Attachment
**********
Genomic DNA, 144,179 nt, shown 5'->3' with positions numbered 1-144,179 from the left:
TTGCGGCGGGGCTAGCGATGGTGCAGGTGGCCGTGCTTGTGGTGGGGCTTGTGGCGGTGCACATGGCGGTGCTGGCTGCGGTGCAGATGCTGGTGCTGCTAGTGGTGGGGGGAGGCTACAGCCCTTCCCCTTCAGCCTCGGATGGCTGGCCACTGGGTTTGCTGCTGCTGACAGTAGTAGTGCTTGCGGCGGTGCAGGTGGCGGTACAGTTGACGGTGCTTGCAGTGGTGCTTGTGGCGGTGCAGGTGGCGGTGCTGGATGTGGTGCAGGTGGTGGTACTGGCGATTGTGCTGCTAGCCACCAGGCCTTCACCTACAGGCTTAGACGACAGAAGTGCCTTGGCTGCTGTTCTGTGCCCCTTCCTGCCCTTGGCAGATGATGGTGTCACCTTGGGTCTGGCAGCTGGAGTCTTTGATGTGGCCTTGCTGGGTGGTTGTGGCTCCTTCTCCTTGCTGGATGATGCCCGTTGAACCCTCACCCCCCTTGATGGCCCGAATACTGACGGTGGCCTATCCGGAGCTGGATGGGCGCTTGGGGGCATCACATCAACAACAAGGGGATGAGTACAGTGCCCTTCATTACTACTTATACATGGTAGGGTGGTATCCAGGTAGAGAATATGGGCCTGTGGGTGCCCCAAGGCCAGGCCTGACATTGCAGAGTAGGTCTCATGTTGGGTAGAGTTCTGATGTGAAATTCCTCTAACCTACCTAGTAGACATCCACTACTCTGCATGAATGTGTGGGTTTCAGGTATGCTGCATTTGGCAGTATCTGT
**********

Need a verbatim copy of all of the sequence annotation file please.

Genomic DNA, 144,179 nt, shown 5'->3' with positions numbered 1-144,179 from the left:
TTGCGGCGGGGCTAGCGATGGTGCAGGTGGCCGTGCTTGTGGTGGGGCTTGTGGCGGTGCACATGGCGGTGCTGGCTGCGGTGCAGATGCTGGTGCTGCTAGTGGTGGGGGGAGGCTACAGCCCTTCCCCTTCAGCCTCGGATGGCTGGCCACTGGGTTTGCTGCTGCTGACAGTAGTAGTGCTTGCGGCGGTGCAGGTGGCGGTACAGTTGACGGTGCTTGCAGTGGTGCTTGTGGCGGTGCAGGTGGCGGTGCTGGATGTGGTGCAGGTGGTGGTACTGGCGATTGTGCTGCTAGCCACCAGGCCTTCACCTACAGGCTTAGACGACAGAAGTGCCTTGGCTGCTGTTCTGTGCCCCTTCCTGCCCTTGGCAGATGATGGTGTCACCTTGGGTCTGGCAGCTGGAGTCTTTGATGTGGCCTTGCTGGGTGGTTGTGGCTCCTTCTCCTTGCTGGATGATGCCCGTTGAACCCTCACCCCCCTTGATGGCCCGAATACTGACGGTGGCCTATCCGGAGCTGGATGGGCGCTTGGGGGCATCACATCAACAACAAGGGGATGAGTACAGTGCCCTTCATTACTACTTATACATGGTAGGGTGGTATCCAGGTAGAGAATATGGGCCTGTGGGTGCCCCAAGGCCAGGCCTGACATTGCAGAGTAGGTCTCATGTTGGGTAGAGTTCTGATGTGAAATTCCTCTAACCTACCTAGTAGACATCCACTACTCTGCATGAATGTGTGGGTTTCAGGTATGCTGCATTTGGCAGTATCTGT